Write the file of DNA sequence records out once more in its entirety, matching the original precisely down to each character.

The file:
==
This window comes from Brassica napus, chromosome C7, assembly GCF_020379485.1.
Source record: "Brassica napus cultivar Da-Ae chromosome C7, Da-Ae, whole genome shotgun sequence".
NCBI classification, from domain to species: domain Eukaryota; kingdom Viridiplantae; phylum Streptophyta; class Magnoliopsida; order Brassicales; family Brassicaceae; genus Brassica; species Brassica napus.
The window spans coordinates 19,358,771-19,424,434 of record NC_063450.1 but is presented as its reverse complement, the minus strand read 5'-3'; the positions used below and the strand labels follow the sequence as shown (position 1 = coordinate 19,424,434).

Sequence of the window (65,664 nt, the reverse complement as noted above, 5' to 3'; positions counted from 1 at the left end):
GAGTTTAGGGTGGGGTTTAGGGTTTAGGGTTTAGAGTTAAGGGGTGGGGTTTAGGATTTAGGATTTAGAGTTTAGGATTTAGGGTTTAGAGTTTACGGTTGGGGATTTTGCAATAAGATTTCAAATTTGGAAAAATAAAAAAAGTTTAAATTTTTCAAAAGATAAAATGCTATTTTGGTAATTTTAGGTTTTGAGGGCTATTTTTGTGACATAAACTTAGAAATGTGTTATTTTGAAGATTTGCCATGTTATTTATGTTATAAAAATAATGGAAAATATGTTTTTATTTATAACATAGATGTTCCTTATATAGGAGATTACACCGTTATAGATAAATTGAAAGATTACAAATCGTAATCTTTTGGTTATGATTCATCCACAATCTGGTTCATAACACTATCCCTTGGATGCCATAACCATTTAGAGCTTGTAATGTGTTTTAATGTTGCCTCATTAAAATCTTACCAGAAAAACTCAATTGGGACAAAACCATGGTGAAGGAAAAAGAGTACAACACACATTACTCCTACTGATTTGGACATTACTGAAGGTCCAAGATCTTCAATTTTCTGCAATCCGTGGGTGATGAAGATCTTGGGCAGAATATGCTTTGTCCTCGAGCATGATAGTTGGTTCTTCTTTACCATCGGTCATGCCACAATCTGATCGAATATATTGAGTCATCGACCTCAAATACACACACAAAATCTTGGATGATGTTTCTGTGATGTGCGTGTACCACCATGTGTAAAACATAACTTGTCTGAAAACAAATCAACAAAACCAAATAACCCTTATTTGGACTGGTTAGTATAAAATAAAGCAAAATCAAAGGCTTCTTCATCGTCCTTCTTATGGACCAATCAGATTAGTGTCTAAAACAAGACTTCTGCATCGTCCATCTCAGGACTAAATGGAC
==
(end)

This window comes from Brassica napus, chromosome C7, assembly GCF_020379485.1.
Source record: "Brassica napus cultivar Da-Ae chromosome C7, Da-Ae, whole genome shotgun sequence".
NCBI classification, from domain to species: domain Eukaryota; kingdom Viridiplantae; phylum Streptophyta; class Magnoliopsida; order Brassicales; family Brassicaceae; genus Brassica; species Brassica napus.
The window spans coordinates 19,358,771-19,424,434 of record NC_063450.1 but is presented as its reverse complement, the minus strand read 5'-3'; the positions used below and the strand labels follow the sequence as shown (position 1 = coordinate 19,424,434).

Sequence of the window (65,664 nt, the reverse complement as noted above, 5' to 3'; positions counted from 1 at the left end):
GAGTTTAGGGTGGGGTTTAGGGTTTAGGGTTTAGAGTTAAGGGGTGGGGTTTAGGATTTAGGATTTAGAGTTTAGGATTTAGGGTTTAGAGTTTACGGTTGGGGATTTTGCAATAAGATTTCAAATTTGGAAAAATAAAAAAAGTTTAAATTTTTCAAAAGATAAAATGCTATTTTGGTAATTTTAGGTTTTGAGGGCTATTTTTGTGACATAAACTTAGAAATGTGTTATTTTGAAGATTTGCCATGTTATTTATGTTATAAAAATAATGGAAAATATGTTTTTATTTATAACATAGATGTTCCTTATATAGGAGATTACACCGTTATAGATAAATTGAAAGATTACAAATCGTAATCTTTTGGTTATGATTCATCCACAATCTGGTTCATAACACTATCCCTTGGATGCCATAACCATTTAGAGCTTGTAATGTGTTTTAATGTTGCCTCATTAAAATCTTACCAGAAAAACTCAATTGGGACAAAACCATGGTGAAGGAAAAAGAGTACAACACACATTACTCCTACTGATTTGGACATTACTGAAGGTCCAAGATCTTCAATTTTCTGCAATCCGTGGGTGATGAAGATCTTGGGCAGAATATGCTTTGTCCTCGAGCATGATAGTTGGTTCTTCTTTACCATCGGTCATGCCACAATCTGATCGAATATATTGAGTCATCGACCTCAAATACACACACAAAATCTTGGATGATGTTTCTGTGATGTGCGTGTACCACCATGTGTAAAACATAACTTGTCTGAAAACAAATCAACAAAACCAAATAACCCTTATTTGGACTGGTTAGTATAAAATAAAGCAAAATCAAAGGCTTCTTCATCGTCCTTCTTATGGACCAATCAGATTAGTGTCTAAAACAAGACTTCTGCATCGTCCATCTCAGGACTAAATGGAC